That said, I respectfully decline to applaud the cartoonists as heros standing up for civilization etc.

      How about Raif Badawi, who had the courage to offer a “thoughtful challenge to Islam” from inside Saudi Arabia, and has been imprisoned and flogged for it. Is he a “hero” for wanting to reform Islam, or is he a dangerous “extremist” for offending Muslims?

      Are you really saying that all Muslims need do is claim to be offended by any criticism of their religion, and then all criticism of their religion must stop?

    2. Phil

      You said…

      “Agreed, but in the modern world, the pen is a legitimate way of advancing one’s views whereas the sword is not.”

      I agree with this, and am perhaps a victim of my own rhetorical excess. I know this could be true, because it happened once before. 🙂

      That said, you still don’t want me yelling at people on your blog, right? Assuming that’s true, then I am just applying your own very sensible regulations to the planet as a whole, for the same reasons.

      I am saying calm thoughtful challenging is entirely appropriate, and if somebody can’t handle that, oh well, too bad.

      I’m not against challenges, but against challenges that are aimed primarily at emotions, not reason.

      And I am giving this lecture to myself as much as anyone else, because I too have things to learn in this regard.

    3. Coel Post author

      That said, you still don’t want me yelling at people on your blog, right?

      But there is a big difference between what someone chooses to allow in their own place, versus what is legitimate in the public arena. I would not support the right of people to enter a Mosque or the home of a Muslim, and start drawing Mohammed cartoons on the walls as graffiti. That’s because those are their spaces. I would, though, support anyone’s right to draw Mohammed cartoons in newspapers or webpages. Similarly, you’d be entirely free to spout off and insult atheists (with cartoons if you wish!) on your own blog, and atheists would support your right to do so.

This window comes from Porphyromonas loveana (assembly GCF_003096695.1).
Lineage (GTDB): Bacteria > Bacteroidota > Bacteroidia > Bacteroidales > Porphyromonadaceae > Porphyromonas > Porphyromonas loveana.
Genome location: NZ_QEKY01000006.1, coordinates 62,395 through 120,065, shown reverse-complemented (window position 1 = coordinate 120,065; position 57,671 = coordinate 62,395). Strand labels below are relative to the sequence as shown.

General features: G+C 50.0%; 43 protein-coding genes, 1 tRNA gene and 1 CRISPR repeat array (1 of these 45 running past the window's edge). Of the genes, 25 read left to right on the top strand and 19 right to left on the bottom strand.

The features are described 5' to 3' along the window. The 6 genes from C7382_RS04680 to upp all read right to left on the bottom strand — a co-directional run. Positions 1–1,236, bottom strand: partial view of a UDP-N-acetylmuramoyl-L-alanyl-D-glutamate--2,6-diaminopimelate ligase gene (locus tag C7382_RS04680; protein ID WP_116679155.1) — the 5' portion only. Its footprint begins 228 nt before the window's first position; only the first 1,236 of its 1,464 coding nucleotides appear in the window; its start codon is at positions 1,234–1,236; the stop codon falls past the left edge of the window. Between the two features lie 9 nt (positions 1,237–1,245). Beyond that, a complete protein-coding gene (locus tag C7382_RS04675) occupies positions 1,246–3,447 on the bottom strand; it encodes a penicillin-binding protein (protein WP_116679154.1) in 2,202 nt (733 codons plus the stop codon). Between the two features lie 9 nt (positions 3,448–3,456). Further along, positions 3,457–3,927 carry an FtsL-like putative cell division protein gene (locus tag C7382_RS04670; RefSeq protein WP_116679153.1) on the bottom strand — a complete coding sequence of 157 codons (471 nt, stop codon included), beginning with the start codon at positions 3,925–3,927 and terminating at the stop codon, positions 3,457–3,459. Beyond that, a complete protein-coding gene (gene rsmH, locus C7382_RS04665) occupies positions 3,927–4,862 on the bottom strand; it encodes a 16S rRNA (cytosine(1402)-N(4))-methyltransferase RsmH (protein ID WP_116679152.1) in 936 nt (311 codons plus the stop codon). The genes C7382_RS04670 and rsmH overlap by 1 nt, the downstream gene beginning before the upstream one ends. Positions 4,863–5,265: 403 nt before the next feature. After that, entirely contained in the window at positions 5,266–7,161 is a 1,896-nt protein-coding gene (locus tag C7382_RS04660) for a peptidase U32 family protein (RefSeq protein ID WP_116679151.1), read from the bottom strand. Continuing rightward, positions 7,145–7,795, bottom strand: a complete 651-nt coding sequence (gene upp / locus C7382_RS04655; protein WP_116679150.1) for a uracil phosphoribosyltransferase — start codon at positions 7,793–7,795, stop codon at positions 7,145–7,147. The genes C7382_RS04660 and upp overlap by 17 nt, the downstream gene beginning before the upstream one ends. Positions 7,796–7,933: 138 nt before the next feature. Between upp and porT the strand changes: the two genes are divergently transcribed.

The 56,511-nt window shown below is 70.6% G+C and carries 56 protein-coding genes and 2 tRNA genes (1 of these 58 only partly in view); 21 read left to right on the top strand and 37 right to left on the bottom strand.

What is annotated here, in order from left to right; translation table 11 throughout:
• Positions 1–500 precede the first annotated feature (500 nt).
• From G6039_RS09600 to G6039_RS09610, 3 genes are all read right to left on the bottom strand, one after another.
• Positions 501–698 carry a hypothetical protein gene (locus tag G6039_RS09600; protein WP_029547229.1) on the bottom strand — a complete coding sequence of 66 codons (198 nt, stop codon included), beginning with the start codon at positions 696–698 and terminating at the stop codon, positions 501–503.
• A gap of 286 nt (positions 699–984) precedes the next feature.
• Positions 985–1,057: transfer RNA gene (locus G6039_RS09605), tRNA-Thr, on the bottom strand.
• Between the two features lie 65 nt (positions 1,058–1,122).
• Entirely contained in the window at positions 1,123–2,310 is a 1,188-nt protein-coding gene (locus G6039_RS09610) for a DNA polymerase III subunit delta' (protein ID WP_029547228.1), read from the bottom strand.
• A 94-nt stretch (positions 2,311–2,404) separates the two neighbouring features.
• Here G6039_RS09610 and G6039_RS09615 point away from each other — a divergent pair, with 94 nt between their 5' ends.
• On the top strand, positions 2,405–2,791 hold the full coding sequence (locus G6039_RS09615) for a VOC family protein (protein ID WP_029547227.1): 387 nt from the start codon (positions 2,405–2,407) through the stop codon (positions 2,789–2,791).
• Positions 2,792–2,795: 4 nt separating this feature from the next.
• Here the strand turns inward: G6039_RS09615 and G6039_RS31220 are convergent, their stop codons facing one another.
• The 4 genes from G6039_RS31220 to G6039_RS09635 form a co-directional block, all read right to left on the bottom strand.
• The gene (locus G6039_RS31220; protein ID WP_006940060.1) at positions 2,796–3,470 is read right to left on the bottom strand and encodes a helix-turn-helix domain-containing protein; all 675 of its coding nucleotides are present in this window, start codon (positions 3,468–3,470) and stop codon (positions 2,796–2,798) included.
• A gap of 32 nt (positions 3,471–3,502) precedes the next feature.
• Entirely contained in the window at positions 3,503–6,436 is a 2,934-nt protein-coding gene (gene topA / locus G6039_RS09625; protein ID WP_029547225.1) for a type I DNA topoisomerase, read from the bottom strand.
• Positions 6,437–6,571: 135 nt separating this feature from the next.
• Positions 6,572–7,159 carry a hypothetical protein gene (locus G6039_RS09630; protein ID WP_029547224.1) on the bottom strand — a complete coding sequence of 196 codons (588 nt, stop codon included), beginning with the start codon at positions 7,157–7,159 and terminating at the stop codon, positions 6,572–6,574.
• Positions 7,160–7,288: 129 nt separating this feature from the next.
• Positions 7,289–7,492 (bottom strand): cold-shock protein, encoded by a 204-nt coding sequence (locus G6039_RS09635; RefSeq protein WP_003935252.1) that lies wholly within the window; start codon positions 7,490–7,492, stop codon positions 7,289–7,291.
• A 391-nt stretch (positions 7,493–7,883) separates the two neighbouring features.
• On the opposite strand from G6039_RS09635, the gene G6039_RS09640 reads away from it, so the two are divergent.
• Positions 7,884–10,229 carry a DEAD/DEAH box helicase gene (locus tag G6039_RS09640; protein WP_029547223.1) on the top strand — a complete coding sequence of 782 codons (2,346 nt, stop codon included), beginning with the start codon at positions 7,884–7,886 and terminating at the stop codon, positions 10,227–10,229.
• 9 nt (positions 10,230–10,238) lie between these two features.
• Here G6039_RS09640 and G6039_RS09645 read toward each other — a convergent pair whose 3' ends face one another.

I am saying calm thoughtful challenging is entirely appropriate, and if somebody can’t handle that, oh well, too bad.

      So who gets to decide what it is or isn’t “calm thoughtful challenging”? Islamists would say that Islam is the essential bedrock of their society and that any criticism or even just non-acceptance of Islam is akin to hooliganism that threatens society and thus needs to be heavily punished. Yes, that is really what they believe! That’s why they have laws against apostasy.

      I’m not against challenges, but against challenges that are aimed primarily at emotions, not reason.

      I don’t see that one can make any clear distinction there. Certainly all political campaigning involves both. Yes, it might be nice if people arrived at opinions purely rationally, but that’s not human nature.

  5. Phil

    Coel, good debate! It’s a pleasure to find a person of your intelligence, and some of the links on your site are opening new realms to me.

    Not wanting to beat this to death, my closing summary is that my suggestion of how the theist/atheist conversation might proceed is no different than how you expect visitors to behave on your blog.

    You are clearly open to challenge, and a durable debater, for which I salute you. I’m guessing you’re not open to me calling you names and posting insulting cartoons of your likeness.

    I’ve had my say on this issue, thanks.

    Reply
    1. Coel Post author

      Hi Phil,
      Thanks for the discussion — it has been part of the inspiration (along with a Guardian editorial) for the post I’m about to publish. 🙂

  6. Phil

    And now that I’ve given my glorious sermon, I’m terrified that somebody is going to dig up some of the um, more enthusiastic comments I’ve posted on forums. Uh oh! Too scary! 🙂

    Reply